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Dilman Doland, who taught psychology at Smith for 30 years, died on Sept. 8 of last year at the age of 88, leaving an estate in excess of $10 million. Doland, who had no children of his own, willed much of that to his surviving brothers and their children, but set a generous amount aside for some of his favorite institutions, including Smith.
Kathleen Doland worked as a reference librarian at Forbes from 1956-1962 and her husband remembered the library in his will, bequeathing it $1 million as well. Director Janet Moulding said Doland had already established a reference room in her wife’s memory some years ago. By the terms of the will, the gift must be put into a trust and its interest used only for the reference department. Moulding said the library’s trustees have appointed a committee to perform a needs assessment and determine how much interest they can expect to realize on an annual basis.
Doland received the Trustees’ Award in 1999, Moulding said and was a frequent patron, often stopping by her office to say hello. Moulding said she was astounded by the gift.
From Fast Company Design:
The defining decorative element of a library has always been the books themselves. But now that institutions ranging from the University of Texas at Austin to ultra-traditional Cushing Academy are tossing their stacks in favor of digital collections, the question arises: How do you design a library when print books are no longer its core business?
At the University of Amsterdam, Dutch designers Studio Roelof Mulder and Bureau Ira Koers converted an existing 27,000-square-foot library into a massive study hall -- without any visible books -- to accommodate the 1,500 to 2,000 students who visit daily.
It’s a clever way to adapt to the post-print era. Libraries are expensive to operate. As books increasingly go digital, it makes sense for libraries to either downsize or, in the case of the University of Amsterdam, shift the focus of operations from books to people.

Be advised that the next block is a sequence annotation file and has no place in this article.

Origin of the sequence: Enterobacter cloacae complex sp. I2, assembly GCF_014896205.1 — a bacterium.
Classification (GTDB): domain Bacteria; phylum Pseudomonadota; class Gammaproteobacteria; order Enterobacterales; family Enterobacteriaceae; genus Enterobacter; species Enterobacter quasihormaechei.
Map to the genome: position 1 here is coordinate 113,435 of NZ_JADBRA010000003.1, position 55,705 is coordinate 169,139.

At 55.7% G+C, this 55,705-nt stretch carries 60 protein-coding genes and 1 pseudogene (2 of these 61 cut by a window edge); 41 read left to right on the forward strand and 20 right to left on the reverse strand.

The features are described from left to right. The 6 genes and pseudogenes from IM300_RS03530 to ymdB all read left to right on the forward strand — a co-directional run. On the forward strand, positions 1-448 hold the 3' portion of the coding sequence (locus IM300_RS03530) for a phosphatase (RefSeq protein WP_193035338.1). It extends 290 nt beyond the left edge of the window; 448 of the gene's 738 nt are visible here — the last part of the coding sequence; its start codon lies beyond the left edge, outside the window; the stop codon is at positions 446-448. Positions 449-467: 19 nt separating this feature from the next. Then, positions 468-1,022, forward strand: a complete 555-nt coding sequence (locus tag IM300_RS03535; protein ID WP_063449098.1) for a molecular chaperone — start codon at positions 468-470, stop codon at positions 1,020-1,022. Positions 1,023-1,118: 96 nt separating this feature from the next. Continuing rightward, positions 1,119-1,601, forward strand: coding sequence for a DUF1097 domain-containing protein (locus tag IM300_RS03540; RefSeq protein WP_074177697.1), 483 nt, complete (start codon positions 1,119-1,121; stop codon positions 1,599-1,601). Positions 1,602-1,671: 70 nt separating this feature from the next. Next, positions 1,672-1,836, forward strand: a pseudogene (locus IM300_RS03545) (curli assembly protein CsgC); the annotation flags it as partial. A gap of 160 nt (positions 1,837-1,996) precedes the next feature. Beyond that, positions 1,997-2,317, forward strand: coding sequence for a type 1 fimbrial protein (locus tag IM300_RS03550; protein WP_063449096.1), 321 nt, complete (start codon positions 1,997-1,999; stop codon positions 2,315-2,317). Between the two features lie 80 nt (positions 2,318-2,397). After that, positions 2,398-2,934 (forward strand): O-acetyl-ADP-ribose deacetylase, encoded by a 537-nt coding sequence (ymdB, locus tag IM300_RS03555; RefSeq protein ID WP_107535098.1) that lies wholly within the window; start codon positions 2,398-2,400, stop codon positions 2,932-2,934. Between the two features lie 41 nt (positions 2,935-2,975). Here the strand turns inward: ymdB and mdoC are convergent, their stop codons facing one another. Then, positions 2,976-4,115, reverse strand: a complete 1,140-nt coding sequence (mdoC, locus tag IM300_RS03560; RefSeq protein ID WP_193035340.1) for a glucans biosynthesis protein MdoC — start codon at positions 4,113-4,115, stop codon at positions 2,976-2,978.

Check out the link for photos.
From industry-backed research to CEO-style executive salaries and perquisites, the influence of corporate America on universities has been the subject of much popular and scholarly scrutiny. University libraries have largely escaped that attention. Yet libraries, the intellectual heart of universities, have become perhaps the most commercialized academic area within universities, with troubling implications for the future of higher education.
4 Very Different Futures Are Imagined for Research Libraries: The first scenario, "Research Entrepreneurs," Scenario No. 2, "Reuse and Recycle," The third scenario, "Disciplines in Charge," Scenario No. 4, "Global Followers,"
All four scenarios lay out conditions that research libraries—and their parent institutions, not to mention individual researchers—have little control over.
EEOC Sues New York University for National Origin and Racial Harassment, Retaliation– New York University, the largest private university in the United States and one of New York City’s ten biggest employers, violated federal law by creating a hostile work environment for an African-born employee that included degrading verbal harassment based on national origin and race, the U.S. Equal Employment Opportunity Commission (EEOC) charged in a lawsuit it filed today.
If your answer was "SCAN THEM ALL!" you're wrong:
What do you do with 8 million books? Build a shelf 153 miles long
Viewed from the outside, it could be any old warehouse in the country. Inside, though, it has the equivalent of 153 miles of storage space to store more than eight million books which form the bulk of the stock of arguably the country's most famous library.
Welcome to the new home for books owned by Oxford University's Bodleian Library, which has found that its historic entitlement to a copy of every volume published in the UK had led to it running out of storage space.
The school library (or, if you're at a big school, libraries) are part of almost every college tour. Of course, in the age of digital information, the actual books contained in the library are no longer students' most important resource at the library -- instead, the librarians are. Though often overlooked and under appreciated, librarians can make a student's life much easier if they're asked. College librarians are more than the shush-ers of old -- they're great, often tech-savvy and helpful resources. Read more at: http://www.huffingtonpost.com/hack-college/make-life-easier-ask-a-li_b_748521.html
In 2006, Western Washington University librarian Rob Lopresti was involved in the investigation of the theft of 648 pages that were torn from 102 rare books in Western’s Wilson Library.
The investigation lasted two years and crossed state lines, finally ending with the conviction of James L. Brubaker, who was sentenced to 30 months in federal prison and ordered to pay $23,000 in restitution – most of it to Western.
The Western Front sat down with Lopresti to talk about the thefts. Interview follows here.
The team at Erie Looking Productions interviewed Lopresti for LISTen: An LISNews.org Podcast back in November 2008.